GRAND FORKS -- Police have opened a homicide case -- but aren’t currently seeking any suspects -- after a Grand Forks woman and her three children were found dead in their home Thursday morning.
The bodies of Astra Volk, 35, and her children Arianna Talmage, 6, Aidan Talmage, 10, and Tyler Talmage, 14, were found in their home on the 1000 block of South 12th Street during a welfare check requested by Lewis and Clark Elementary School, where the two younger children were students.
An October newsletter from the school indicates Volk was a co-treasurer of the elementary school’s parent teacher organization.
Police say all four family members died of gunshot wounds. Authorities recovered a handgun in the house. In an evening press conference outside the family home, Grand Police Lt. Derik Zimmel said he couldn’t answer definitively whether that same gun was used to kill the family, nor where in the house the bodies were found.
He didn’t answer when asked about other details of the scene.
“I think any time that you have a scene where children are dead, it’s a horrific scene,” Zimmel said. “The condition of the house and anything related to that really doesn’t matter. … It’s a great tragedy, and I think we’re all going to be affected by it.”
Zimmel also didn’t answer when asked if police believe Volk had killed her children and herself, saying the agency needed further investigation before assigning action or motive to anyone in the home. But he did tell reporters to consider what authorities have said -- they found a gun in the house and aren’t looking for any suspects right now.
What comes next, Zimmel said, is a “whole lot of interviewing, evaluating evidence.”
“We’re trying to determine not only what exactly happened but, to the best of our ability, why it happened, ensuring the safety and mental and emotional health of all who might be impacted by this,” he said. “We have a lot of work ahead of us.”QUIET NEIGHBORHOOD
As he spoke, the dark clouds and drizzling rain of night closed over a neighborhood that stunned neighbors had earlier described as “quiet.”
Passing motorists slowed to watch the house, some aiming smartphones at the scene for video, others pausing for a longer look or a word with bystanders. The Grand Forks Police community resource officer arrived to remove a caged pet from the house, the front of which had been covered by investigators with a dark privacy screen.
Investigators are still piecing together the timeline of events that led a school resource officer to discover the bodies of the family in their rented home just blocks from Lewis and Clark.
What’s already known is that school administrators asked the officer to conduct a welfare check on the home after the younger children didn’t arrive at school, a practice Zimmel said Grand Forks schools use on a “case by case basis.”
Once there, an officer peering through a window saw what looked to be a body. Police forced entry to the home and discovered the four deceased. Authorities still don’t know when the family was killed nor how long their bodies were in the home before being found.
Police closed down a stretch of roadway to accommodate a daylong investigation with assistance from the North Dakota Bureau of Criminal Investigation. Yellow crime scene tape cordoned off the home where the family had lived for only about two months.FAMILY IN NEED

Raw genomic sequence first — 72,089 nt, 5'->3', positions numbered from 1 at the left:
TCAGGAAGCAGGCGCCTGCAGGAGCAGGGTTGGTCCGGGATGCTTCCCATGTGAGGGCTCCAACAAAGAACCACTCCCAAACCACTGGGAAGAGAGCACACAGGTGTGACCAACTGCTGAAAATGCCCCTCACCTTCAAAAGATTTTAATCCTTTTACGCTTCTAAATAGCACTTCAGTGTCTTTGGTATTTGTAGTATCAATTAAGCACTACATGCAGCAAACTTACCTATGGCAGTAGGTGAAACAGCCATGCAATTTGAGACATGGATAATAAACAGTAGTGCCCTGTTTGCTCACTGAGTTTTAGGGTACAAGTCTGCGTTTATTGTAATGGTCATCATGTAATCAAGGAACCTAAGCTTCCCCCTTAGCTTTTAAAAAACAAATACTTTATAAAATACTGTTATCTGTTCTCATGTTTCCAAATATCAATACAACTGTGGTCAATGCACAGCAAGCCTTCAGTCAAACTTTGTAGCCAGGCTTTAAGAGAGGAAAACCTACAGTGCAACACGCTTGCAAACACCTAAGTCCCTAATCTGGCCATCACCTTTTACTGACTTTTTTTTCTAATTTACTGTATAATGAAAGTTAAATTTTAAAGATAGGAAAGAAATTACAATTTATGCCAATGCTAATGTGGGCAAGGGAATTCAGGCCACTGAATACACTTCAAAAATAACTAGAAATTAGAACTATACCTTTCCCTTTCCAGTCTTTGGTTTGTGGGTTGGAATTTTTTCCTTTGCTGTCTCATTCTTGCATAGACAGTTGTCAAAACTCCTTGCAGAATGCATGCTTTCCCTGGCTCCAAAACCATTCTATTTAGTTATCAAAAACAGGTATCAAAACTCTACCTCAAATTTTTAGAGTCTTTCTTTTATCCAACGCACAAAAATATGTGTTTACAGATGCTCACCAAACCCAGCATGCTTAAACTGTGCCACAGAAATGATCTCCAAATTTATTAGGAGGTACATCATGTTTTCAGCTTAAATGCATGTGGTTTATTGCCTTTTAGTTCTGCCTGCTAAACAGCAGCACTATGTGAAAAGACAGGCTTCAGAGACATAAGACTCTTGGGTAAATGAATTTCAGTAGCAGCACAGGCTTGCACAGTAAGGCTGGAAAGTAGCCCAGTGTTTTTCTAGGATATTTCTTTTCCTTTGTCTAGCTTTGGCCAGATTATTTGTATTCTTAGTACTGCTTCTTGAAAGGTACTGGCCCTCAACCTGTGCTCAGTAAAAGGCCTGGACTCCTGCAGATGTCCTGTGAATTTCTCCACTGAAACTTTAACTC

A troubled picture emerged of the Volk household. Just over a week ago, Volk had posted a plea for monetary assistance to fundraising site GoFundMe, seeking help in a post titled “Living expenses due to medical bills.”
In the post, Volk said she and her two sons “suffer from mental illness, bi-polar, manic depression, autism” and that all had been “hospitalized for this.”
“I work full time but my wages have recently been garnished for medical bills,” she wrote. “I’m looking for help with 1 month’s bills to help get on our feet and look for a second job. I am trying to stay positive so I do not end up back in the hospital.”
Volk, who said on social media that she worked at Cirrus Aircraft, said the family was getting help from food pantries.
Court records show Volk had been in civil court three times in the past year for collections totaling to $3,700. Neighbors believed she was living alone with the children and was separated from her husband and their father.
Those same neighbors stood throughout the day on porches and sidewalks, talking among themselves or to the detectives moving door-to-door for information.
A small, pink bicycle lay on its side on the front lawn of the home. Though all the visible windows were shut fast, the garage door hung half-opened, slightly crooked. The door to the mailbox was open too, revealing at least a day’s worth of mail.
Many of those who lived nearby didn’t know Volk or her children well. Before police announced the case as a homicide, speculation had swirled as to how the family died in the home, which longtime residents say had recently been overhauled by its owners since going largely unhinhabited since the flood of 1997.
Paula Stevens was at the edge of the cordon at midday, standing with her arms folded, watching investigators at their work. She lives a few houses away and has been in the neighborhood for years.
“I hadn’t met them yet, and I had only barely seen them,” Stevens said.
Still, even with little personal connection, the depth of the tragedy was easy to feel.
“It makes your stomach go like ‘Woah,’ ” she said, gesturing with a clenching hand. “I can’t even grasp what might have happened here.”
The investigation of that is still ongoing.
Police will remain at the home until satisfied they’ve found everything they need to answer the questions that remain, Zimmel said.
The department asks anyone with information to contact police at (701) 787-8000.